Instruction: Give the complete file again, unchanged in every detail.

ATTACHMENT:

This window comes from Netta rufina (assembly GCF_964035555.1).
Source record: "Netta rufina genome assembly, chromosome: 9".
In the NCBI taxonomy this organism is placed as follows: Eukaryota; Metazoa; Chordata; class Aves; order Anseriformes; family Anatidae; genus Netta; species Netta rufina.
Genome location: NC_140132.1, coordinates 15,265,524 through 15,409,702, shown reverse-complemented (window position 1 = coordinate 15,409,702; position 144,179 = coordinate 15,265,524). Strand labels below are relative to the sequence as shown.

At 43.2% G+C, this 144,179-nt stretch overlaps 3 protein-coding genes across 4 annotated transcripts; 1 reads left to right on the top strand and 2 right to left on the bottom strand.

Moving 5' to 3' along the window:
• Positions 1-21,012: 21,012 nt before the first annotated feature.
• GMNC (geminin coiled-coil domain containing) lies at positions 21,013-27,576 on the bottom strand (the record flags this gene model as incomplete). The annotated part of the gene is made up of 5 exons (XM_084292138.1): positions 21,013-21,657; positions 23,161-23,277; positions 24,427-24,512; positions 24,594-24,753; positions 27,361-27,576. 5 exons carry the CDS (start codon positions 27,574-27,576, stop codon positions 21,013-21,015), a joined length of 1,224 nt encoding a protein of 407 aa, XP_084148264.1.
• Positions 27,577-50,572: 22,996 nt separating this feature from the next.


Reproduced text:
This window comes from Netta rufina (assembly GCF_964035555.1).
Source record: "Netta rufina genome assembly, chromosome: 9".
In the NCBI taxonomy this organism is placed as follows: Eukaryota; Metazoa; Chordata; class Aves; order Anseriformes; family Anatidae; genus Netta; species Netta rufina.
Genome location: NC_140132.1, coordinates 15,265,524 through 15,409,702, shown reverse-complemented (window position 1 = coordinate 15,409,702; position 144,179 = coordinate 15,265,524). Strand labels below are relative to the sequence as shown.

At 43.2% G+C, this 144,179-nt stretch overlaps 3 protein-coding genes across 4 annotated transcripts; 1 reads left to right on the top strand and 2 right to left on the bottom strand.

Moving 5' to 3' along the window:
• Positions 1-21,012: 21,012 nt before the first annotated feature.
• GMNC (geminin coiled-coil domain containing) lies at positions 21,013-27,576 on the bottom strand (the record flags this gene model as incomplete). The annotated part of the gene is made up of 5 exons (XM_084292138.1): positions 21,013-21,657; positions 23,161-23,277; positions 24,427-24,512; positions 24,594-24,753; positions 27,361-27,576. 5 exons carry the CDS (start codon positions 27,574-27,576, stop codon positions 21,013-21,015), a joined length of 1,224 nt encoding a protein of 407 aa, XP_084148264.1.
• Positions 27,577-50,572: 22,996 nt separating this feature from the next.